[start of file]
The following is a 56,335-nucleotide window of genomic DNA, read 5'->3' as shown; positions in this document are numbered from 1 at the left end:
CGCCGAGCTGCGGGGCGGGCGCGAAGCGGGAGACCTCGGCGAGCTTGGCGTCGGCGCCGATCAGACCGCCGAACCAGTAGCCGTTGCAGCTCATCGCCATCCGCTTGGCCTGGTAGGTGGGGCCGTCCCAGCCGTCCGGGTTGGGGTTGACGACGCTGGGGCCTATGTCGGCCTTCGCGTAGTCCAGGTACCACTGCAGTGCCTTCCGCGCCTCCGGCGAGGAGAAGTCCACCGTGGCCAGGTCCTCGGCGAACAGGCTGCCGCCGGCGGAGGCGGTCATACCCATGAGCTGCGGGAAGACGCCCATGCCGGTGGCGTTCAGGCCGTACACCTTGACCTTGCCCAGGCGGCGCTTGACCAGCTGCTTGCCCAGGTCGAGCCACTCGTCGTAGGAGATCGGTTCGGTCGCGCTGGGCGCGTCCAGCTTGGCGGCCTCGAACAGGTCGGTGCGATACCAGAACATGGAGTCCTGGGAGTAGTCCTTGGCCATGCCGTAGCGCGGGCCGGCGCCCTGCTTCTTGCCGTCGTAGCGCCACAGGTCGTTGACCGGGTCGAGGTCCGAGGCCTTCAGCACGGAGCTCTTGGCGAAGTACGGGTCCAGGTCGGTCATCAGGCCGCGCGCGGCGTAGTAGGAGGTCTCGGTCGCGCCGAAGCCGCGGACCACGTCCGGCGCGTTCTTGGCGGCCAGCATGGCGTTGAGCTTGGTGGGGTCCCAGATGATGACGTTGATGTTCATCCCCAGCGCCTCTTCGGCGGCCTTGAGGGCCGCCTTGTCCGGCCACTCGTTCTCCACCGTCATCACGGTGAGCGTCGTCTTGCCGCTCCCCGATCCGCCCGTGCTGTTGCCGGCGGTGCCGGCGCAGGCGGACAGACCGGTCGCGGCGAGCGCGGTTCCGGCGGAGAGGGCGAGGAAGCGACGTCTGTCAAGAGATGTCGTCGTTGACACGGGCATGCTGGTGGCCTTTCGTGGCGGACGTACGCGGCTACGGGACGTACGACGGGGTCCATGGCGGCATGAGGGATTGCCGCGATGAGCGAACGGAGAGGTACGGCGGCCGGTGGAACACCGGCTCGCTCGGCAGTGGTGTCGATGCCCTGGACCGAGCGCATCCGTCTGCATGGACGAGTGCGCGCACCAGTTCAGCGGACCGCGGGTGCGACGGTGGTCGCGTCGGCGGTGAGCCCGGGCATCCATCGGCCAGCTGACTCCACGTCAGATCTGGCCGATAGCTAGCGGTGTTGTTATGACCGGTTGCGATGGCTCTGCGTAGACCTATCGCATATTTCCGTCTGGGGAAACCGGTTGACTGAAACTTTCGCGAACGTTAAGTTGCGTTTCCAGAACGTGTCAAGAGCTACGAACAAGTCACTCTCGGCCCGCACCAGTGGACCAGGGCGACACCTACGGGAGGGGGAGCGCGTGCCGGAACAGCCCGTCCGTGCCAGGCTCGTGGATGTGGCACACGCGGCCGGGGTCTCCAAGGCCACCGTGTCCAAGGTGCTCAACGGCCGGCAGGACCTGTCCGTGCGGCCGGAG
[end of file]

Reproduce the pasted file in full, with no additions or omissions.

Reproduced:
The following is a 56,335-nucleotide window of genomic DNA, read 5'->3' as shown; positions in this document are numbered from 1 at the left end:
CGCCGAGCTGCGGGGCGGGCGCGAAGCGGGAGACCTCGGCGAGCTTGGCGTCGGCGCCGATCAGACCGCCGAACCAGTAGCCGTTGCAGCTCATCGCCATCCGCTTGGCCTGGTAGGTGGGGCCGTCCCAGCCGTCCGGGTTGGGGTTGACGACGCTGGGGCCTATGTCGGCCTTCGCGTAGTCCAGGTACCACTGCAGTGCCTTCCGCGCCTCCGGCGAGGAGAAGTCCACCGTGGCCAGGTCCTCGGCGAACAGGCTGCCGCCGGCGGAGGCGGTCATACCCATGAGCTGCGGGAAGACGCCCATGCCGGTGGCGTTCAGGCCGTACACCTTGACCTTGCCCAGGCGGCGCTTGACCAGCTGCTTGCCCAGGTCGAGCCACTCGTCGTAGGAGATCGGTTCGGTCGCGCTGGGCGCGTCCAGCTTGGCGGCCTCGAACAGGTCGGTGCGATACCAGAACATGGAGTCCTGGGAGTAGTCCTTGGCCATGCCGTAGCGCGGGCCGGCGCCCTGCTTCTTGCCGTCGTAGCGCCACAGGTCGTTGACCGGGTCGAGGTCCGAGGCCTTCAGCACGGAGCTCTTGGCGAAGTACGGGTCCAGGTCGGTCATCAGGCCGCGCGCGGCGTAGTAGGAGGTCTCGGTCGCGCCGAAGCCGCGGACCACGTCCGGCGCGTTCTTGGCGGCCAGCATGGCGTTGAGCTTGGTGGGGTCCCAGATGATGACGTTGATGTTCATCCCCAGCGCCTCTTCGGCGGCCTTGAGGGCCGCCTTGTCCGGCCACTCGTTCTCCACCGTCATCACGGTGAGCGTCGTCTTGCCGCTCCCCGATCCGCCCGTGCTGTTGCCGGCGGTGCCGGCGCAGGCGGACAGACCGGTCGCGGCGAGCGCGGTTCCGGCGGAGAGGGCGAGGAAGCGACGTCTGTCAAGAGATGTCGTCGTTGACACGGGCATGCTGGTGGCCTTTCGTGGCGGACGTACGCGGCTACGGGACGTACGACGGGGTCCATGGCGGCATGAGGGATTGCCGCGATGAGCGAACGGAGAGGTACGGCGGCCGGTGGAACACCGGCTCGCTCGGCAGTGGTGTCGATGCCCTGGACCGAGCGCATCCGTCTGCATGGACGAGTGCGCGCACCAGTTCAGCGGACCGCGGGTGCGACGGTGGTCGCGTCGGCGGTGAGCCCGGGCATCCATCGGCCAGCTGACTCCACGTCAGATCTGGCCGATAGCTAGCGGTGTTGTTATGACCGGTTGCGATGGCTCTGCGTAGACCTATCGCATATTTCCGTCTGGGGAAACCGGTTGACTGAAACTTTCGCGAACGTTAAGTTGCGTTTCCAGAACGTGTCAAGAGCTACGAACAAGTCACTCTCGGCCCGCACCAGTGGACCAGGGCGACACCTACGGGAGGGGGAGCGCGTGCCGGAACAGCCCGTCCGTGCCAGGCTCGTGGATGTGGCACACGCGGCCGGGGTCTCCAAGGCCACCGTGTCCAAGGTGCTCAACGGCCGGCAGGACCTGTCCGTGCGGCCGGAG